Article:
Proportionate mortality among current and former members of the United Farm Workers of America, AFL-CIO, in California 1973-2000

J Agromedicine. 2006;11(1):39-48. doi: 10.1300/J096v11n01_05.


Context: To further investigate mortality among farm workers, a proportionate mortality ratio (PMR) analysis was conducted among the membership of the United Farm Workers of America (UFW), a farm worker labor union, for the years 1973-2000 in the state of California.

Purpose: This report compares proportionate mortality for 118 causes of death in the UFW and the general United States population, adjusting for age, sex, race and calendar year of death. In addition, an exploratory analysis was conducted comparing deaths in the UFW to deaths in the California Hispanic population.

Methods: A roster of members of the UFW was compared to the death certificate master files of the state of California for the years 1973 to 2000. Matches were detected using automated techniques and visual review. PMR and associated confidence intervals were calculated using the National Institute for Occupational Safety and Health Life Table Analysis System using deaths in the U.S. as the standard. A similar analysis was conducted limiting attention to the time period 1988-2000 and using deaths in the California Hispanic population as the standard.

Findings: There were a total of 139,662 members of the union included in the linkage that yielded 3,977 deaths in the time period 1973-2000. Proportionate mortality in the farm workers was significantly elevated for respiratory tuberculosis, malignant neoplasms of the stomach, biliary passages, liver and gallbladder, and uterine cervix, diabetes mellitus, cerebrovascular disease, cirrhosis of the liver, and "other diseases of the digestive system." Transportation injuries including motor vehicles deaths, deaths from machine injuries, unintentional poisonings and assault and homicide were significantly elevated as well. Farm workers were at significantly lower risk of death from HIV-related disease, malignant neoplasms of the esophagus, intestine, pancreas, lung, urinary bladder, melanoma, and brain, all cancer deaths, "other diseases of the nervous system," ischemic heart disease, conductive disorder, "other diseases of the heart," emphysema, "other respiratory diseases," and symptoms and ill-defined conditions. These results were similar when using California Hispanic deaths as the standard for the years 1988-2000. There was still excess proportionate mortality from tuberculosis, cerebrovascular disease and unintentional injuries among the UFW members and lowered mortality from HIV related deaths, all cancer deaths combined and diseases of the heart.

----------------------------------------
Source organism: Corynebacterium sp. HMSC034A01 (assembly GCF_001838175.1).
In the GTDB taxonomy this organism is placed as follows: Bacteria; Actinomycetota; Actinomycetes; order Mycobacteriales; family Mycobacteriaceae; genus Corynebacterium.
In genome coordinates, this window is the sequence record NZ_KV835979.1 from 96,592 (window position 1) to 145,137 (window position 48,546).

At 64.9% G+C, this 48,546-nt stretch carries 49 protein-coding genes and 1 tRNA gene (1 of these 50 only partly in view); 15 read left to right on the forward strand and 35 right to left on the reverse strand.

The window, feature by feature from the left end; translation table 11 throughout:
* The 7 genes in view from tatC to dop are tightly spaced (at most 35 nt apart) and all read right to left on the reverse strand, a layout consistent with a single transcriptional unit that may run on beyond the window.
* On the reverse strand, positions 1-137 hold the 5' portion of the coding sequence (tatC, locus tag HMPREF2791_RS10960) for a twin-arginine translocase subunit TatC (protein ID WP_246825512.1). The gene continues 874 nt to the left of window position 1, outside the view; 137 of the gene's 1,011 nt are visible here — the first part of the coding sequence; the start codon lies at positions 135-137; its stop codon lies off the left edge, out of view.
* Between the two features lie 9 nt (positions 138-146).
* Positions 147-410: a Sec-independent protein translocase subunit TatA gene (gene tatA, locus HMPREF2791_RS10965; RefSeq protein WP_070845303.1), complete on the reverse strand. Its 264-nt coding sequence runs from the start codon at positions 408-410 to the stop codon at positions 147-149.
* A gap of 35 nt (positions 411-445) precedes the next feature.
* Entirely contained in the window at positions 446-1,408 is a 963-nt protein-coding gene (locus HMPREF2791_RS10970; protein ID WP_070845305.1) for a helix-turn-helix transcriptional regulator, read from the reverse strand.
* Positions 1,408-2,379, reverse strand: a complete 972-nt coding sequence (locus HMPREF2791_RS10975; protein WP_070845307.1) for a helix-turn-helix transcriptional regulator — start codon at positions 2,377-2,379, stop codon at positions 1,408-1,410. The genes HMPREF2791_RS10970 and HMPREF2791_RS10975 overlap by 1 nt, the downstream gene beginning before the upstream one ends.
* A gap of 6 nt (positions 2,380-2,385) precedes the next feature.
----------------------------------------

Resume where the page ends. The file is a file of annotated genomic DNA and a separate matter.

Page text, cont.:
Conclusions: These results include some unique findings in regard to both excess and deficits of mortality that may be explained by the Hispanic ethnicity and recent immigration of the cohort.

Publication types

  • Research Support, N.I.H., Extramural

MeSH terms

  • Accidents / mortality*
  • Agricultural Workers' Diseases / mortality*
  • Agriculture
  • California
  • Female
  • Heart Diseases / mortality
  • Hispanic or Latino / statistics & numerical data*
  • Humans
  • Infections / mortality
  • Male
  • Mortality*
  • Neoplasms / mortality
  • Pesticides / toxicity
  • Respiratory Tract Diseases / mortality
  • Transients and Migrants / statistics & numerical data*


  • Pesticides